Monday, January 20, 2003

The lucky duckies who pay no income taxes - another look

According to the January 20, 2003 Wall Street Journal editorial "Lucky Duckies Again: Look at who won't pay taxes under Bush's plan":
As you may have noticed, the critics of President Bush's new tax cut package claim it is a sop to the rich. This charge makes us wonder if they've even read the plan. The truth is that the Bush proposals would make the tax code more progressive, not less. And this isn't altogether a good thing.

The soak-the-rich facts, if any journalists cared to look, are contained in the income distribution tables on the plan compiled by the Treasury Department. Looking at the impact for 2003, Treasury finds that the average reduction in income taxes is a touch more than 12%. But for those who make less than $30,000 the average reduction is about 17%, while for those who earn more than $100,000 it is 11.4% or less. (See the table below.)

There's even better news for modern Robin Hoods. Because the percentage reduction for families with incomes under $50,000 is greater under the Bush plan, those families would pay a smaller share of the total income tax than they do under current law.

Tax Cuts for the Poor
Lower earners would get a larger percentage income tax cut on average under the Bush plan.
Percentage reduction
Families with incomes over $100,000 would end up paying a larger share of the total income tax. These families would pay 73% of all federal income taxes. Not to put too fine a point on this income redistribution, but taxpayers with incomes over $200,000 could expect on average to pay about $99,000 in taxes under Mr. Bush's plan.

How could this happen? Mr. Bush would relieve 3.8 million lower-income taxpayers from paying any income taxes. The chief tax remover comes from his proposal to accelerate the increase in the child credit to $1,000 from $600, bumping a touch more than three million taxpayers right off the rolls.

No doubt the Bush team proposed this tilt toward lower income taxpayers to mute the class-warrior critics, not that we've noticed any lower decibel level. But one certain consequence is that the plan exacerbates the growing problem of a bifurcated tax system.

We raised this issue several weeks ago, pointing out that the unceasing addition of exemptions, deductions and credits to the tax code was shrinking the tax-paying base. And, as more lower-income people saw tax liabilities fall to zero, more upper-income people shouldered a larger part of the tax burden. We did not, by the way, suggest that lower income people should pay higher taxes. We even went out of our way to flog our favorite horse that everybody should pay less in taxes.

We are merely pointing out the (apparently heretical) truth that the current tax system is very skewed against upper-income Americans. According to IRS data from 2000, the top 5% of tax filers paid more than 50% of total income tax revenue, and the top half of tax filers were responsible for almost all revenue--96% of the total take. This burden on the upper-income holds even when the payroll tax is included in overall distribution tables. (The payroll tax includes the regressive Social Security levy and the 1.45% Medicare tax that applies to every dollar of income.)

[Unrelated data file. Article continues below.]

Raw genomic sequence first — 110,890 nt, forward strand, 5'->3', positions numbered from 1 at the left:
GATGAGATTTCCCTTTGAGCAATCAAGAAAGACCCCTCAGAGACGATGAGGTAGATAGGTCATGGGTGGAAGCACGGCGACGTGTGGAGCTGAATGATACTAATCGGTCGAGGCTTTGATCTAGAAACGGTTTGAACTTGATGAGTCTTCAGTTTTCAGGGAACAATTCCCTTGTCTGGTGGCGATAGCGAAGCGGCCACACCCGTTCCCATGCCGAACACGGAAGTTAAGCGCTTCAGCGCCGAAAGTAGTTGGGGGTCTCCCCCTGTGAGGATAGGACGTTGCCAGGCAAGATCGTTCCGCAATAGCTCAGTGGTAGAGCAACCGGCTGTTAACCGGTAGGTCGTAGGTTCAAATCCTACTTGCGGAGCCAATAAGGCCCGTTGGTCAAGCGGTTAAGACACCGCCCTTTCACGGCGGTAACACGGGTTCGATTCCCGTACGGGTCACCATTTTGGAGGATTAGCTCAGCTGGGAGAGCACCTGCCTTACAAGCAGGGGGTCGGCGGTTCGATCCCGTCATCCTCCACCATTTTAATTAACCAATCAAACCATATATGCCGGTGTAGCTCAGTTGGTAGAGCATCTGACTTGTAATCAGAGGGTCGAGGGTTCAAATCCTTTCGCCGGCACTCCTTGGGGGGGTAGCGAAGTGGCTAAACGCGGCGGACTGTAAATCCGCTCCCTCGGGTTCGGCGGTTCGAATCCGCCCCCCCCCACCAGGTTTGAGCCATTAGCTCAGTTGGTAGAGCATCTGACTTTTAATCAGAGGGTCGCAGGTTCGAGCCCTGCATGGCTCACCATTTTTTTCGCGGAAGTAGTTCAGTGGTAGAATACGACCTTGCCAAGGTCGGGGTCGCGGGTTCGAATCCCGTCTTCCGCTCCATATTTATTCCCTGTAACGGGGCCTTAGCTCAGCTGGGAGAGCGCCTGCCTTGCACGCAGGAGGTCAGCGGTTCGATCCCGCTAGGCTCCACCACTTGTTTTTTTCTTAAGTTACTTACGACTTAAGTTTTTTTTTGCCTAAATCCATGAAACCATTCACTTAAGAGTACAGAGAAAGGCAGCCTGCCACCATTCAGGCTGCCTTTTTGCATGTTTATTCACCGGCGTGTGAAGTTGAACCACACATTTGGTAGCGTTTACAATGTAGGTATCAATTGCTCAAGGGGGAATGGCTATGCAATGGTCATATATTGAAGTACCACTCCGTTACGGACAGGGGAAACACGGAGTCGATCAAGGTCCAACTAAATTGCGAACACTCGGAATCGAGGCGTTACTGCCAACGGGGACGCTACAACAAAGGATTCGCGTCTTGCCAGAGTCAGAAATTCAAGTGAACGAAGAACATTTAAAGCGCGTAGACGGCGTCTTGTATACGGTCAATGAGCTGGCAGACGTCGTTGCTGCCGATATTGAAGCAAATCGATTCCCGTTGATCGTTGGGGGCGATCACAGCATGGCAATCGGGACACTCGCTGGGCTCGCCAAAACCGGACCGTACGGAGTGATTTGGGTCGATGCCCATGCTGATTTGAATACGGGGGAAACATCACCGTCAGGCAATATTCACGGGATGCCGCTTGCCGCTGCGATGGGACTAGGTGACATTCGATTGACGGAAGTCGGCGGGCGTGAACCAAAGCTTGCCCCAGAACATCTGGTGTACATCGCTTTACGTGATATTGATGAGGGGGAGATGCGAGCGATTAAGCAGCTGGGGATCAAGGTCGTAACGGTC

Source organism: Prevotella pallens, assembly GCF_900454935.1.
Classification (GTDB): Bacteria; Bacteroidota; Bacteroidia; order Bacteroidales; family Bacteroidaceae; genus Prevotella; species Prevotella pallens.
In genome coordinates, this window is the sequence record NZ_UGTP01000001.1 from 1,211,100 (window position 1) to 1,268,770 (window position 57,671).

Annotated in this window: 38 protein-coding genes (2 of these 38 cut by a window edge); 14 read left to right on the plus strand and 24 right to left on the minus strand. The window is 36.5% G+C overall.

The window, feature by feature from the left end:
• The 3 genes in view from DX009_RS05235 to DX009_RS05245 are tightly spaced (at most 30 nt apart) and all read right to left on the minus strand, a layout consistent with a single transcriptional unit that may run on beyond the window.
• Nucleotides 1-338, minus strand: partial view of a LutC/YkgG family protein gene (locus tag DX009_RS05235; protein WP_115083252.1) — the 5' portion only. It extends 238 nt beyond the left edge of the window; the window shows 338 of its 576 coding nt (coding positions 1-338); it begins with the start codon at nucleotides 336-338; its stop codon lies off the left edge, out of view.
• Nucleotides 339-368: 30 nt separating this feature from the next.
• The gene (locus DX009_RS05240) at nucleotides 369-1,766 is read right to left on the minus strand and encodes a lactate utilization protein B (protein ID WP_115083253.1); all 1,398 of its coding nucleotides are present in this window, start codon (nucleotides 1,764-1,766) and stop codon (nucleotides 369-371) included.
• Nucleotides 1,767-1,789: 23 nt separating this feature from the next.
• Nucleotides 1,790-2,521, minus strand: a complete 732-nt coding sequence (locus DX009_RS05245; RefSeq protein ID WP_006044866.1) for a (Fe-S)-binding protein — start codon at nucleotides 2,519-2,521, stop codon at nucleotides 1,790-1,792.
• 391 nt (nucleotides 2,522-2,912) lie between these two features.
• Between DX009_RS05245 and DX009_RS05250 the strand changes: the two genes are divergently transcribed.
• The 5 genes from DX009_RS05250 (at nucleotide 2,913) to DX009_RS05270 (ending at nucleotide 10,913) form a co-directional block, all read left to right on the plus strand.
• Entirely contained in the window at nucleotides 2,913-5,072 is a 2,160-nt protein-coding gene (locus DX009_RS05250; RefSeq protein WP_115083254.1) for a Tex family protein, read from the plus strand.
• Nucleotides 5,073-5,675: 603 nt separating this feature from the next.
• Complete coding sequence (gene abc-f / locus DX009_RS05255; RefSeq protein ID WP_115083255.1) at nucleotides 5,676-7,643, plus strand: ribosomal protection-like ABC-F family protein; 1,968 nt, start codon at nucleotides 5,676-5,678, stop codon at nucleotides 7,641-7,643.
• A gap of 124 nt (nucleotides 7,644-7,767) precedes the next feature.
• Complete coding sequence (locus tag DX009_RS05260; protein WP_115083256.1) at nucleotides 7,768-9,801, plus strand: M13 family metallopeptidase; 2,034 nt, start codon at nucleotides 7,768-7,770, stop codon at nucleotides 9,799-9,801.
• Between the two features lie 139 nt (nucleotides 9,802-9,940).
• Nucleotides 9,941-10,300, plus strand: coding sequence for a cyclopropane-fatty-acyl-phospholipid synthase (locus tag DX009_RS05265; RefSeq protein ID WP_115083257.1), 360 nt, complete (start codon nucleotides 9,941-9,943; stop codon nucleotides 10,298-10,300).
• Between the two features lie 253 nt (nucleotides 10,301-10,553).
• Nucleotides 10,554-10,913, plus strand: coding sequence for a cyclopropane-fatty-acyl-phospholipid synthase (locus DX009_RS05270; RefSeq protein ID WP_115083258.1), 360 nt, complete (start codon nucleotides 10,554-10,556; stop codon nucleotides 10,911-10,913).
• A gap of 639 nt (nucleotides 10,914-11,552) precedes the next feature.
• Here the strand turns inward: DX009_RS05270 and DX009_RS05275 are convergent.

The Congressional Budget Office has looked at the distributive impact of various taxes for 1997. The income-tax share of the lowest-income family quintile (the bottom 20%) was negative 1.2% and the share of the highest family quintile was 73.3%. The difference in payroll-tax share was somewhat less dramatic at 3.9% for the lowest quintile and 40.6% for the highest. But when all federal taxes were thrown together, the share of the lowest quintile was 1.6%, while the share of the highest quintile was 60.2%. Karl Marx, call your office.

This super-progressivity comes from two sources: the system of higher marginal-rate brackets for higher income households, and the exclusion of lower income households from any income-tax liability. In 2000, of 129.4 million tax returns filed, about 32 million paid no taxes. Most of these lucky duckies, as we have called them (to some amusing consternation), benefit from tax exemptions, deductions and credits that violate the concept of horizontal tax equity--the notion that people with identical incomes should pay the same amount in taxes.

For instance, the folks at the Tax Foundation have looked at how two single moms--each earning $30,000 a year--would fare under the Bush plan. In 2003, the single mom with one child would pay income tax of $1,028; the mom with two children would not only pay no taxes, she'd also receive a check from the federal government, under the earned income tax credit, for $680. Compared to the single mom who must pay taxes, the single mom who does not is, well, a lucky ducky.

The broader point is that whatever Mr. Bush's tax proposal does for economic growth (and we think it'd do a lot), it gives more proportional benefit to lower-income households. The class warriors should be thrilled.

Also see the editorial "The Non-Taxpaying Class: Those lucky duckies!" which originally appeared in The Wall Street Journal on November 20, 2002.

Sunday, January 12, 2003

Explaining Why People Oppose Policies That Would Benefit Them

In the January 12, 2003 New York Times editorial "The Triumph Of Hope Over Self-Interest," David Brooks explains why people vote against some policies that would benefit them:
Why don't people vote their own self-interest? Every few years the Republicans propose a tax cut, and every few years the Democrats pull out their income distribution charts to show that much of the benefits of the Republican plan go to the richest 1 percent of Americans or thereabouts. And yet every few years a Republican plan wends its way through the legislative process and, with some trims and amendments, passes.